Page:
- The index's 12-month average has fallen for two months
- Declines of that length have occurred only twice since 1995
A pattern that accompanied the start of the last two bear markets is showing up in U.S. stocks.
Driven by a retreat since mid-August, the Standard & Poor’s 500 Index has seen its average price over 12 months fall for two straight months, data compiled by Bloomberg and MKM Partners LLC show. In the past two decades, declines in the average measure lasting two months or longer had only occurred twice, in the dot-com crash and the 2007-2009 bear market.
The deterioration reflects lost momentum in a 6 1/2-year bull market amid falling profits and the prospect of higher interest rates by the Federal Reserve. While the pattern doesn’t necessarily spell the death knell for the rally that started in March 2009, it highlights the damage done during the August selloff that sent the S&P 500 to its first 10 percent retreat in four years.
The chart is “among our biggest long-term concerns right now,” Jonathan Krinsky, chief market technician at MKM, wrote in a note Friday. “While we are not expecting anything like either of those bear markets, we think to dismiss this development at the present time would be a mistake.”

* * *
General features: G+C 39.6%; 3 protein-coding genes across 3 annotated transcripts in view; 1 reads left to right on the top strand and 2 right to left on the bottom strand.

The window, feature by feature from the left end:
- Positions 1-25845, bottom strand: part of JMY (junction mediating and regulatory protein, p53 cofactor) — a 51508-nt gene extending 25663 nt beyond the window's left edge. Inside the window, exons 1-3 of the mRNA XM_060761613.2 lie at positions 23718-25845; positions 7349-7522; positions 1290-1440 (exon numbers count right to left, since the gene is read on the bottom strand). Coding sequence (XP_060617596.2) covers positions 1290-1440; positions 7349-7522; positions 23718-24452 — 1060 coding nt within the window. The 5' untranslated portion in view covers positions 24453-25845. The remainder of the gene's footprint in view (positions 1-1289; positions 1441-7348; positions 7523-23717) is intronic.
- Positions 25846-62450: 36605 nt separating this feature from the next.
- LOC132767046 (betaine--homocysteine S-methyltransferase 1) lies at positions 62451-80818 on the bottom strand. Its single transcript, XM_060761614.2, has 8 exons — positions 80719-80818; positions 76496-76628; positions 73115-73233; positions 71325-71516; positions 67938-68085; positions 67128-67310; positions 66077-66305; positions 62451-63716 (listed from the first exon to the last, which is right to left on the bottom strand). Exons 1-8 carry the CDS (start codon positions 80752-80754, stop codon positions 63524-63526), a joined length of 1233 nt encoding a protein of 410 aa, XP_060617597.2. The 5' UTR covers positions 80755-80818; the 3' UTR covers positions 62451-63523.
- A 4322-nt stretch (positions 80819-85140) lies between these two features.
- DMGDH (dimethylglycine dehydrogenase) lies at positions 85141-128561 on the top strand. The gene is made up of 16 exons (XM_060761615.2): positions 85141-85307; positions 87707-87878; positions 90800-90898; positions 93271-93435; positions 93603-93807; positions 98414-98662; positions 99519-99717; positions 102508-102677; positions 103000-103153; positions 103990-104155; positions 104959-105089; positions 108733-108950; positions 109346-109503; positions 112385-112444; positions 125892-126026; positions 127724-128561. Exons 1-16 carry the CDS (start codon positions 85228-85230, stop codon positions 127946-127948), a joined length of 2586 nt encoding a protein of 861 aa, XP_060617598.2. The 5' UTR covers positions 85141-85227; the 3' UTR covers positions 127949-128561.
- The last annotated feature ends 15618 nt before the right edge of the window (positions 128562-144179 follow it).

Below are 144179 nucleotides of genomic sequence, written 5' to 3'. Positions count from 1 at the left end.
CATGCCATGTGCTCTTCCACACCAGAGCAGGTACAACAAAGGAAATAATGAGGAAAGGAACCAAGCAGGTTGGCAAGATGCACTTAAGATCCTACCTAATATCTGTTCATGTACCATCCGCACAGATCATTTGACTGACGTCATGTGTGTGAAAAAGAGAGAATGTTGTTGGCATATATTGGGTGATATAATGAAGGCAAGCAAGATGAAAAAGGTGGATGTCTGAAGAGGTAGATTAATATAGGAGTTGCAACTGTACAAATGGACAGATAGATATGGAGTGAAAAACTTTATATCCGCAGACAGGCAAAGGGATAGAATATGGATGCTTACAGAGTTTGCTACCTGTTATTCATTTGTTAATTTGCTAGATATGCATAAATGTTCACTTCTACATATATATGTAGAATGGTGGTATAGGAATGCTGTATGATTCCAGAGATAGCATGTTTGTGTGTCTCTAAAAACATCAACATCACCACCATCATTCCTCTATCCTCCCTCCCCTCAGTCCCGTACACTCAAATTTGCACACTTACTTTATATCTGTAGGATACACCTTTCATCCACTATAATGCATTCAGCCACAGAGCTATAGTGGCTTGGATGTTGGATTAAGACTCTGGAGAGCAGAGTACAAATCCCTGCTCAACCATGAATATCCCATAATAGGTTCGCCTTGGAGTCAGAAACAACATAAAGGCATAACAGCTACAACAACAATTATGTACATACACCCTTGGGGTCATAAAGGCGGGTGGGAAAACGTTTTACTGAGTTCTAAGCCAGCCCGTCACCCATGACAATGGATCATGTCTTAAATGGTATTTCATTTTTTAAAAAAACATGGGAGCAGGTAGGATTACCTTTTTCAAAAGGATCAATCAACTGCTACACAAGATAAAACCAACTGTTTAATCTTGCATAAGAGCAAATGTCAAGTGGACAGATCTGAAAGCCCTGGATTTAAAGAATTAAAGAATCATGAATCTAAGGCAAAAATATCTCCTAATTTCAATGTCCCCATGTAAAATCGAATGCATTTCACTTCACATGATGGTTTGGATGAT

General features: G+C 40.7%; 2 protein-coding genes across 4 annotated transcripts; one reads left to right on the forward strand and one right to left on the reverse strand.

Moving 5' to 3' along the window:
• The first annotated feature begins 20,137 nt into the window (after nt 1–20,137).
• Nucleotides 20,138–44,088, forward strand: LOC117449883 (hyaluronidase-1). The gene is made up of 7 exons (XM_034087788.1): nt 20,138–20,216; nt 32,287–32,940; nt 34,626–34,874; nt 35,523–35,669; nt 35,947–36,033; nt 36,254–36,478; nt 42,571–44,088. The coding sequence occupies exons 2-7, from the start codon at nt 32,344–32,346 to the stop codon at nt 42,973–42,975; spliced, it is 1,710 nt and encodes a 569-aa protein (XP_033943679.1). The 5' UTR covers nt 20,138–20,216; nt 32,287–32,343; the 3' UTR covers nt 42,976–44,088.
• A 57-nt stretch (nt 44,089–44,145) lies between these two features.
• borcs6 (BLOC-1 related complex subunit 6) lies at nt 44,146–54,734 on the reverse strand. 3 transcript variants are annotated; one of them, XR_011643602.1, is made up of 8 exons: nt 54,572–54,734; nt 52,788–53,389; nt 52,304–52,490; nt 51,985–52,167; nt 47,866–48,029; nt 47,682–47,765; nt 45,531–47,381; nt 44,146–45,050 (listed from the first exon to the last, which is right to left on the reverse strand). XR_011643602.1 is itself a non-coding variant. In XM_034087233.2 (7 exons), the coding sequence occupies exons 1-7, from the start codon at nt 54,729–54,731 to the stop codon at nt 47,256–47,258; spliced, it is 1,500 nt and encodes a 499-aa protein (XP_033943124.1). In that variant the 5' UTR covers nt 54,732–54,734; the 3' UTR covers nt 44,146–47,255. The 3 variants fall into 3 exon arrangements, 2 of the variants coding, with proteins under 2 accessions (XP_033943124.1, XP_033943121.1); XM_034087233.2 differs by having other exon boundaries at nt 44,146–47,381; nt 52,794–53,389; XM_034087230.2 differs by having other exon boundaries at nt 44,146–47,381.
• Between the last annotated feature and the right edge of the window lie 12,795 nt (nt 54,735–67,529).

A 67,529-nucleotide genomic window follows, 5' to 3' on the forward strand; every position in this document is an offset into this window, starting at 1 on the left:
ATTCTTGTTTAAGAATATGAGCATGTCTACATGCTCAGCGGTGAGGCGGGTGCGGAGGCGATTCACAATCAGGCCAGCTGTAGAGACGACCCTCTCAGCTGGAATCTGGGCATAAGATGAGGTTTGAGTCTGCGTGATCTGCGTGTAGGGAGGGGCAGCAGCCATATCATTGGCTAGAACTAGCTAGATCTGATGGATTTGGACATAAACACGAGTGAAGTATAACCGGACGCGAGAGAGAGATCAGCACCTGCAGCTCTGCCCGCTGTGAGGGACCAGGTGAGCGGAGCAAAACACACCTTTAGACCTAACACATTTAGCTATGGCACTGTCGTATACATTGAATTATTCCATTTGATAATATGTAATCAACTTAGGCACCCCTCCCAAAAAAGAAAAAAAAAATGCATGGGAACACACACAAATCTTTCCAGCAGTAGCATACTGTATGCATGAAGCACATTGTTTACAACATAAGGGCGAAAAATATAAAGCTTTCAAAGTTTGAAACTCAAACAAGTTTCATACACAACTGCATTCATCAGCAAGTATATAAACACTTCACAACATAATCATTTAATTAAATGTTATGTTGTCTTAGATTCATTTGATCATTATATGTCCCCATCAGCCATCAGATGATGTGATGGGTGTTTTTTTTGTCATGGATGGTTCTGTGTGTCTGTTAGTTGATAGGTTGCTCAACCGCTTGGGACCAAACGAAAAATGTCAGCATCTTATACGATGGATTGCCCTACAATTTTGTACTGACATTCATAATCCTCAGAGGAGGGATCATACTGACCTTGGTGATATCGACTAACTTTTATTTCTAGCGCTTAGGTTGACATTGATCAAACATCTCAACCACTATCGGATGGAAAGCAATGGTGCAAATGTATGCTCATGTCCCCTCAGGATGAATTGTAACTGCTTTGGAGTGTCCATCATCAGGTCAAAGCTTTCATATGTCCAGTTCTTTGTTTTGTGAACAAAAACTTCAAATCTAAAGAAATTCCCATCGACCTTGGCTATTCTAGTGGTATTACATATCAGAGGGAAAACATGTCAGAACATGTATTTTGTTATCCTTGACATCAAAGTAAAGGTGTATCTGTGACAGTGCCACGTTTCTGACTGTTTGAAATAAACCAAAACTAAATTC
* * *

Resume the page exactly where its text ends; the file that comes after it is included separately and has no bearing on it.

The last two times the 12-month average fell for more than a month, it kept on going. The measure started to fall in January 2008, about three months after the S&P 500 reached an all-time high, and didn’t turn positive again until October 2009. As the technology bubble burst in 2000, the trend started a slide that lasted for 32 straight months.
The S&P 500 has fallen 2.1 percent in September, pushing its 12-month average to around 2,048. In August, the trend measure ended a 38-month streak of gains after rising every period since May 2012, the longest since 2007. The benchmark index reached an all-time high of 2,130.82 in May and has since fallen 9.4 percent.